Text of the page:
The plan to deepen Charleston Harbour shipping channel has just one more hurdle to clear – in the US Congress – before construction work proper can begin on the project.
That’s after the latest development, an official thumbs-up from the federal Office of Management and Budget.
Next the project must be approved by Congress for the $202m federal share of the $510m total cost.
The plan is to deepen the channel from 45 ft to 52 ft with an entrance channel depth of 54 feet.
That would make Charleston, in South Carolina, the deepest port on the US East Coast and well equipped to receive the anticipated wave of very large vessels once the Panama Canal expansion is complete, possibly in May. Another part of the project would see the turning basins expanded to accommodate the mega-sized ships.
The OMB’s approval was announced by the office of South Carolina Republican senator Lyndsey Graham. “This is fantastic news for the Charleston port and our state’s economy,” Graham said in the statement.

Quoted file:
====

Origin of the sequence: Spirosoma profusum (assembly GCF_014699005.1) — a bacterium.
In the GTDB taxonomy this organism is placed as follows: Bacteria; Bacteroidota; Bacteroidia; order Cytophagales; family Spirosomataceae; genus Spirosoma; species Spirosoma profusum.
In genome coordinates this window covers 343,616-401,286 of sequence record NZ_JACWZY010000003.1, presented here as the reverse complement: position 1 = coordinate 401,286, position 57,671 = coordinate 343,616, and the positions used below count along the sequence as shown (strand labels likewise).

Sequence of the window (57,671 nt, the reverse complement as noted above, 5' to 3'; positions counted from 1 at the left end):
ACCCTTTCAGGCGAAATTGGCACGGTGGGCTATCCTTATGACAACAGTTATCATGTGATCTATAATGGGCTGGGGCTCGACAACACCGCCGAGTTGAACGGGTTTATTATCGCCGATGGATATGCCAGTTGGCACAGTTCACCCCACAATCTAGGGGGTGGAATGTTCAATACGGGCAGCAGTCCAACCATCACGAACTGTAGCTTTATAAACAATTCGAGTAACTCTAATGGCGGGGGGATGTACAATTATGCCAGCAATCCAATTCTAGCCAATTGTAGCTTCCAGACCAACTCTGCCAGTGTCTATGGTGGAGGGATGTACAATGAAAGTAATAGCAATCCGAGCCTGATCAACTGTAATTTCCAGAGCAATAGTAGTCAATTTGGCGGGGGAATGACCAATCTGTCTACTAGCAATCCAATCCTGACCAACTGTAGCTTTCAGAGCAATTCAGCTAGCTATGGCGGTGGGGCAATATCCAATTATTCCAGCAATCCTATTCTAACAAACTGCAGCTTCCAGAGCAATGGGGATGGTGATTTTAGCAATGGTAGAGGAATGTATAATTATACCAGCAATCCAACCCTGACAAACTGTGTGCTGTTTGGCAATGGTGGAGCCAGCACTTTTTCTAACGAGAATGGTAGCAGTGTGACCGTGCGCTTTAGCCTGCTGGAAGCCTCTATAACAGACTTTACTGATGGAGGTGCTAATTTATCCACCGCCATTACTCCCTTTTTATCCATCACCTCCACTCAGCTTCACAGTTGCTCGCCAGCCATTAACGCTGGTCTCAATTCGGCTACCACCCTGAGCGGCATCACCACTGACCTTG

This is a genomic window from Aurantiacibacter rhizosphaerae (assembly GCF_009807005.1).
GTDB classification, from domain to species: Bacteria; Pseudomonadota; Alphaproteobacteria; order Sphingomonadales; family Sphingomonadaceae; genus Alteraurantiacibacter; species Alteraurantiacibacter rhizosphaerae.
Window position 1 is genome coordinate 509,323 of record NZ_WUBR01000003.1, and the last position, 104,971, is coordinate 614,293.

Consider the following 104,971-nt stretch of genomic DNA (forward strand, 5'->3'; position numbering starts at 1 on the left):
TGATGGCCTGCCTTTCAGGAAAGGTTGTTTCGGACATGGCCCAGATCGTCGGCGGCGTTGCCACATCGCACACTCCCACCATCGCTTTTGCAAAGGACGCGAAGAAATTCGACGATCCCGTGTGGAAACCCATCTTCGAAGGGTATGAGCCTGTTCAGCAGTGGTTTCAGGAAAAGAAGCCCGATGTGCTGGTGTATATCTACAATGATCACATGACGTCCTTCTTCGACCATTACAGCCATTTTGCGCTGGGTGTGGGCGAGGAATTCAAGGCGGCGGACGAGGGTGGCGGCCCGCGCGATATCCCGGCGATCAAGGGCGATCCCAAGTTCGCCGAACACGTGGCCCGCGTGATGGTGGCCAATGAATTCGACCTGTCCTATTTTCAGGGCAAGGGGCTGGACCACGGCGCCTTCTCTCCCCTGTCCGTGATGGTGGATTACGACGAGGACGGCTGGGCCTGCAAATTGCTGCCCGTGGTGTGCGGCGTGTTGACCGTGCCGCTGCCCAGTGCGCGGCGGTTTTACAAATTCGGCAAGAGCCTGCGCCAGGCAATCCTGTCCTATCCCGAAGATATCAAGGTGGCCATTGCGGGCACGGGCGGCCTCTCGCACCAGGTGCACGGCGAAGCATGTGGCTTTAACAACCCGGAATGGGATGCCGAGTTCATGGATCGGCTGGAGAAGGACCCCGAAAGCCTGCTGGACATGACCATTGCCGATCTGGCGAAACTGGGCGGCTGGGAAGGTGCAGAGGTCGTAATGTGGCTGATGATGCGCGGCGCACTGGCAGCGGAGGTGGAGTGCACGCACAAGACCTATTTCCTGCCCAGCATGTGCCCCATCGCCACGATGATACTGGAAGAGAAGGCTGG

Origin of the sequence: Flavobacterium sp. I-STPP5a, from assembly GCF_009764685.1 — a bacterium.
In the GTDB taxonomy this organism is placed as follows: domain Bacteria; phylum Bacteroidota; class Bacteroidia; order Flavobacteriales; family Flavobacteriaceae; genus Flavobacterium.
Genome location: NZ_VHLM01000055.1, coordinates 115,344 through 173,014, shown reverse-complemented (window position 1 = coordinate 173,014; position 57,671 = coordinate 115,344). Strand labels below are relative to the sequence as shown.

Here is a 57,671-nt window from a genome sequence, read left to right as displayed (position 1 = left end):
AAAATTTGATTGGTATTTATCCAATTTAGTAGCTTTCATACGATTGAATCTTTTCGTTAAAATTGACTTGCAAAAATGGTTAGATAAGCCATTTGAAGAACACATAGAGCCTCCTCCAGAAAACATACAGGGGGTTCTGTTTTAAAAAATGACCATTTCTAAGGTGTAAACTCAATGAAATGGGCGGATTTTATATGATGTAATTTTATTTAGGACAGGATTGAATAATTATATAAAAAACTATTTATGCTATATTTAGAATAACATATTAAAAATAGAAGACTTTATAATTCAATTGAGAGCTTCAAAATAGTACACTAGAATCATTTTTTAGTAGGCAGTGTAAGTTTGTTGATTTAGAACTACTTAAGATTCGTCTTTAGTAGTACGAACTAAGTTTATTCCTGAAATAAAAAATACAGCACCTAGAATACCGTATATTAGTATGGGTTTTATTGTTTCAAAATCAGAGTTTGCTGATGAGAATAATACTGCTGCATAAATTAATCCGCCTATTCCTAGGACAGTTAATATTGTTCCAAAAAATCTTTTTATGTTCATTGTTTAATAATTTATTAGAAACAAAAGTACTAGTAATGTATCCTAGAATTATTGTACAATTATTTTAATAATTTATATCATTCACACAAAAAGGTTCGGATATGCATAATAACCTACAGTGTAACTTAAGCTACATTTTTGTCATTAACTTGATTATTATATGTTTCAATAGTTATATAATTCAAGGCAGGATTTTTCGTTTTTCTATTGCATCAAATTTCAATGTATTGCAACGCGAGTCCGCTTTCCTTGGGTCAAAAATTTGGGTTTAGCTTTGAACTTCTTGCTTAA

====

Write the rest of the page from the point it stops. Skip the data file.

Supporters of the deepening say it will lead go big economic benefits for South Carolina, neighbouring states and the whole southeast.
Deepening the harbour was identified by the administration of President Barack Obama as an urgently needed infrastructure upgrade.
In September last year the US Army Corps of Engineers gave its official recommendation that the deepening go ahead, the last major step before this OMB decision.
The OMB is the largest office of the US Executive branch and its main function is to check that government agency programmes comply with the president’s policies.
The Pre-construction, Engineering and Design (PED) phase of the Charleston Harbour deepening project is already under way, marking the final major phase of the deepening process before construction begins.